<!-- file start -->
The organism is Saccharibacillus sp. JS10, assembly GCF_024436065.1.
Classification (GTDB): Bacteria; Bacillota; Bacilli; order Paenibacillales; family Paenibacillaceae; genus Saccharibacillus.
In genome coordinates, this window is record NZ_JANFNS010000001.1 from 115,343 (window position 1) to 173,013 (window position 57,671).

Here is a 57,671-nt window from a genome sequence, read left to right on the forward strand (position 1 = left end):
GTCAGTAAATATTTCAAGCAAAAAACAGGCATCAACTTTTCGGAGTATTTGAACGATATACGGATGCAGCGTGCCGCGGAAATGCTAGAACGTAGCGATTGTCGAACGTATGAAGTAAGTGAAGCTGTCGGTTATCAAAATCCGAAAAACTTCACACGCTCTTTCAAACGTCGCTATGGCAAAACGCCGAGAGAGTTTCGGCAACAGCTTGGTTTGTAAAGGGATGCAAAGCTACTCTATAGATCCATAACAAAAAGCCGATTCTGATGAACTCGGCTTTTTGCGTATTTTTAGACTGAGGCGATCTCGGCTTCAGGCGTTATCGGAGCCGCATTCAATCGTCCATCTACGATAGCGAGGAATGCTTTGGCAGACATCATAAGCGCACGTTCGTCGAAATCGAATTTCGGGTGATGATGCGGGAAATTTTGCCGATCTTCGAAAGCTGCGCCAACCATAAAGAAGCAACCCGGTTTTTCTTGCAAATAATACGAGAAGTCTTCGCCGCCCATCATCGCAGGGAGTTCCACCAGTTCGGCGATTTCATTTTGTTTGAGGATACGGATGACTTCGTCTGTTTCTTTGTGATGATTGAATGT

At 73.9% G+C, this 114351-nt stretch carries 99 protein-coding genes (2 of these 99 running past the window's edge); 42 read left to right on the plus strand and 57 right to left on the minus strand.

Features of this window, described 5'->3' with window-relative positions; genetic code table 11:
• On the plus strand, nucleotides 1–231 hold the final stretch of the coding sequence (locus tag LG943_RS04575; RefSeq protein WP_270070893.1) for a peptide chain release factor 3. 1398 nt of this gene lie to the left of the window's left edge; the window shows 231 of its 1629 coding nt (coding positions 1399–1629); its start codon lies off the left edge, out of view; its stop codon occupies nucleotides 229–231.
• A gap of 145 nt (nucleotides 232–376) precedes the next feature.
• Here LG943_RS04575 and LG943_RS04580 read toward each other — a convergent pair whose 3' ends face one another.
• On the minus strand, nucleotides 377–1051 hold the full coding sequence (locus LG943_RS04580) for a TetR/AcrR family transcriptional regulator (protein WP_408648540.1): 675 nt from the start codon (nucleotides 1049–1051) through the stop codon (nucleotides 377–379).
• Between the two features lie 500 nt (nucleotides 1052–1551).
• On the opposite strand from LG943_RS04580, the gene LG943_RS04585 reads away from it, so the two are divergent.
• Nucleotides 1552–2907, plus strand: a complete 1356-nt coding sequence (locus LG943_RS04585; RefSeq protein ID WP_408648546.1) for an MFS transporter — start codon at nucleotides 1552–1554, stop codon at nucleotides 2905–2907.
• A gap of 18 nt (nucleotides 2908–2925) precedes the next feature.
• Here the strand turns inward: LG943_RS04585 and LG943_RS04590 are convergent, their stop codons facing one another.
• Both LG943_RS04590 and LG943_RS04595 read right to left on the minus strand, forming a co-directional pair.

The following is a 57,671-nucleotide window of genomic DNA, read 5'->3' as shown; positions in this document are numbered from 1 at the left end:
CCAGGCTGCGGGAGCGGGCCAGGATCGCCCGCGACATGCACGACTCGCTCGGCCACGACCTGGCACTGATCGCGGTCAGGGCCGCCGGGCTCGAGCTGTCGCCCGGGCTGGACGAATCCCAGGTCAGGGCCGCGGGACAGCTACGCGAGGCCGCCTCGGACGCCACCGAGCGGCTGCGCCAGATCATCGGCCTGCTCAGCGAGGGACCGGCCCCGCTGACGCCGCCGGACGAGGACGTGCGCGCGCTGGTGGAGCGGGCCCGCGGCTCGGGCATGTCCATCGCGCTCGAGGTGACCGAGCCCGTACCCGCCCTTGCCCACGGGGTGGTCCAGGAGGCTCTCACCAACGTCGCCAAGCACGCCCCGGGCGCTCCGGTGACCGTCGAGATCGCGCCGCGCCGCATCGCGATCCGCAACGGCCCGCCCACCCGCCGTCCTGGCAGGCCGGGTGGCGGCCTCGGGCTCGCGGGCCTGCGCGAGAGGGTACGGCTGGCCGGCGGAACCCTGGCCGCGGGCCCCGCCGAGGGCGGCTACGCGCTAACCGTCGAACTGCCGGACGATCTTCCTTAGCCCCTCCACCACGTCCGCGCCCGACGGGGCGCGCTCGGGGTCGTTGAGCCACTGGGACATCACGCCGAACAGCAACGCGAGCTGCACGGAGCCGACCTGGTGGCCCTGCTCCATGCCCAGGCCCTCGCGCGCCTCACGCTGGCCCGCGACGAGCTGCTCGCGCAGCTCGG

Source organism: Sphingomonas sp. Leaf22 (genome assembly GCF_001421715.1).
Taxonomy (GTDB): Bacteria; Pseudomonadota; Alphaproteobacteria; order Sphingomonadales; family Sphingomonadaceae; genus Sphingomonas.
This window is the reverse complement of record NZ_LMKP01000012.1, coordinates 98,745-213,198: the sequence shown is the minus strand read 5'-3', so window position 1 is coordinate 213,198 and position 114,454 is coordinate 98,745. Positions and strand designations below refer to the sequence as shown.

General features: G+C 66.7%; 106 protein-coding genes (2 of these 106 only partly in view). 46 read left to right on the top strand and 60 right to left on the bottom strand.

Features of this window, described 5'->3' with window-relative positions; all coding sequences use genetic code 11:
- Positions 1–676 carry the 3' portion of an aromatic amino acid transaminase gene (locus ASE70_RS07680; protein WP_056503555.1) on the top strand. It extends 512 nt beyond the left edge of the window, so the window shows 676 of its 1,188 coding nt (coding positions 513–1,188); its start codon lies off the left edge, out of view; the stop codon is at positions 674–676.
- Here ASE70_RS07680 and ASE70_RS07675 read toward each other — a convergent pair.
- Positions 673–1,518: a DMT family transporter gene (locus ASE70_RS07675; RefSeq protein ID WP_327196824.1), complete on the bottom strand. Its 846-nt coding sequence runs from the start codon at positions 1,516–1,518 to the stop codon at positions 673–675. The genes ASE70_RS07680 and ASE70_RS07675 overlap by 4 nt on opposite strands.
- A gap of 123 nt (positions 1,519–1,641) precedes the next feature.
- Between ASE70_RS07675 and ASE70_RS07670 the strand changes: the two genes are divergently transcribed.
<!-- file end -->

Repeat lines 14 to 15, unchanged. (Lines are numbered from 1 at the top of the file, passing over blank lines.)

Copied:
• Nucleotides 1552–2907, plus strand: a complete 1356-nt coding sequence (locus LG943_RS04585; RefSeq protein ID WP_408648546.1) for an MFS transporter — start codon at nucleotides 1552–1554, stop codon at nucleotides 2905–2907.
• A gap of 18 nt (nucleotides 2908–2925) precedes the next feature.